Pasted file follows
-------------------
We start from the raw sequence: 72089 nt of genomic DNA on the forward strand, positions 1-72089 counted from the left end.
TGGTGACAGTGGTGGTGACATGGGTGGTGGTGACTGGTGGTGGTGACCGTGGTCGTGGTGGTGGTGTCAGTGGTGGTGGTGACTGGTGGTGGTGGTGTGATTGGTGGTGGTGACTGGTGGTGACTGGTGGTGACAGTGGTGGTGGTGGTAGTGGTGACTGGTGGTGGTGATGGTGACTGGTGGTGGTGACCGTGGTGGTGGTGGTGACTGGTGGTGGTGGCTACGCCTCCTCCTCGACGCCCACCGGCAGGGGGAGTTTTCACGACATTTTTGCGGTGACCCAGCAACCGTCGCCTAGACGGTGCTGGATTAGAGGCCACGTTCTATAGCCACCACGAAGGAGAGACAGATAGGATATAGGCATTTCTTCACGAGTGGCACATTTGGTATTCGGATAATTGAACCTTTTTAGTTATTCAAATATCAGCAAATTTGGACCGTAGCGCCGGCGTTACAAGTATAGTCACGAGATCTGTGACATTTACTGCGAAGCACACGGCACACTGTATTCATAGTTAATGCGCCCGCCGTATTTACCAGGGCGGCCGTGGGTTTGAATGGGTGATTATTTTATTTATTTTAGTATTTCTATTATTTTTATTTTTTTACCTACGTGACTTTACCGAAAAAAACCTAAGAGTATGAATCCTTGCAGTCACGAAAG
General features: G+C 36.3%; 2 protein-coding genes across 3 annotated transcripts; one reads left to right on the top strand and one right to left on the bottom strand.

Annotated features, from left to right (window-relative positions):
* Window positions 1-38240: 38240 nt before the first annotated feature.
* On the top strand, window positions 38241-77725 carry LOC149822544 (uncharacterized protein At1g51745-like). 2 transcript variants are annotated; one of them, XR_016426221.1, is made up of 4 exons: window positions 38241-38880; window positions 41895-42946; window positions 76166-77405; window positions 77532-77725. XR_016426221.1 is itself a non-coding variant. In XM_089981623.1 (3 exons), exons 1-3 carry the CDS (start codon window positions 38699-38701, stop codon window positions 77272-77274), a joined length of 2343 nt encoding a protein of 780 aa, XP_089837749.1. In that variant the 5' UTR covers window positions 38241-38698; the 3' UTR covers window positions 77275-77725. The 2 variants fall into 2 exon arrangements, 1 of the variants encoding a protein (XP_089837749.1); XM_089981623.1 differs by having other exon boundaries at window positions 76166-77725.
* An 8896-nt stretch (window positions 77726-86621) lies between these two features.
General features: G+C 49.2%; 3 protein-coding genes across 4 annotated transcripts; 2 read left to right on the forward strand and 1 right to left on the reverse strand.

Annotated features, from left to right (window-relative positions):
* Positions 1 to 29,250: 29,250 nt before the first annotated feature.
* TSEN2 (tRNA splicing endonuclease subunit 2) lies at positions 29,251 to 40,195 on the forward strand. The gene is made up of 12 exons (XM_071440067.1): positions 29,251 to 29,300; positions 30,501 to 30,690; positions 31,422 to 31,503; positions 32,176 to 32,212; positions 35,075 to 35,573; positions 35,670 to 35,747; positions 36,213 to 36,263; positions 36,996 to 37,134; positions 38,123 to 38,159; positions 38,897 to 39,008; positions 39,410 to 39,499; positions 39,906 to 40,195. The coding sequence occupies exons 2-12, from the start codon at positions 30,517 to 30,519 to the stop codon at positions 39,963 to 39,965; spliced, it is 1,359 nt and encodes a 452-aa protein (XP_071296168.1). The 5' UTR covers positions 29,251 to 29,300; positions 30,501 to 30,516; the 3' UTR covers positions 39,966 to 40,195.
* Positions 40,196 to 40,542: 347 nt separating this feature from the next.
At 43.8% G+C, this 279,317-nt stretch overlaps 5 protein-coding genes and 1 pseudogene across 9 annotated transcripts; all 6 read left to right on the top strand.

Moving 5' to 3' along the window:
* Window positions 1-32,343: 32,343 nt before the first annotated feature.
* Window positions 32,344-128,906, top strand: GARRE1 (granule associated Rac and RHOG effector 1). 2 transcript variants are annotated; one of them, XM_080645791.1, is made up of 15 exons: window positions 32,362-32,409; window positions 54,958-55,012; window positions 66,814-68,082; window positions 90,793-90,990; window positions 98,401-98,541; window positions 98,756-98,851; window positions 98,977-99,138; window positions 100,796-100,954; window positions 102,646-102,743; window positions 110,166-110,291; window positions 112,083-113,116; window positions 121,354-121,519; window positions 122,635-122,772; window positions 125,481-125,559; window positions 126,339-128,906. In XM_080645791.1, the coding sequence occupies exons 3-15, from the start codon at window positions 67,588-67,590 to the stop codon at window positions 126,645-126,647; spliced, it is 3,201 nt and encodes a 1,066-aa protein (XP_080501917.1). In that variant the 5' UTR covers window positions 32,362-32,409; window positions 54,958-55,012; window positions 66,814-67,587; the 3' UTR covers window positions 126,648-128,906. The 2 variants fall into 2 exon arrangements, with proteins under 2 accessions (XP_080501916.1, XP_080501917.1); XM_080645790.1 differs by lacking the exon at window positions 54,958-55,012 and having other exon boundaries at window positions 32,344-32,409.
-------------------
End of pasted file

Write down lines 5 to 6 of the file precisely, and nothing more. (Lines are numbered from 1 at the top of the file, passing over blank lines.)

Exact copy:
* Window positions 1-38240: 38240 nt before the first annotated feature.
* On the top strand, window positions 38241-77725 carry LOC149822544 (uncharacterized protein At1g51745-like). 2 transcript variants are annotated; one of them, XR_016426221.1, is made up of 4 exons: window positions 38241-38880; window positions 41895-42946; window positions 76166-77405; window positions 77532-77725. XR_016426221.1 is itself a non-coding variant. In XM_089981623.1 (3 exons), exons 1-3 carry the CDS (start codon window positions 38699-38701, stop codon window positions 77272-77274), a joined length of 2343 nt encoding a protein of 780 aa, XP_089837749.1. In that variant the 5' UTR covers window positions 38241-38698; the 3' UTR covers window positions 77275-77725. The 2 variants fall into 2 exon arrangements, 1 of the variants encoding a protein (XP_089837749.1); XM_089981623.1 differs by having other exon boundaries at window positions 76166-77725.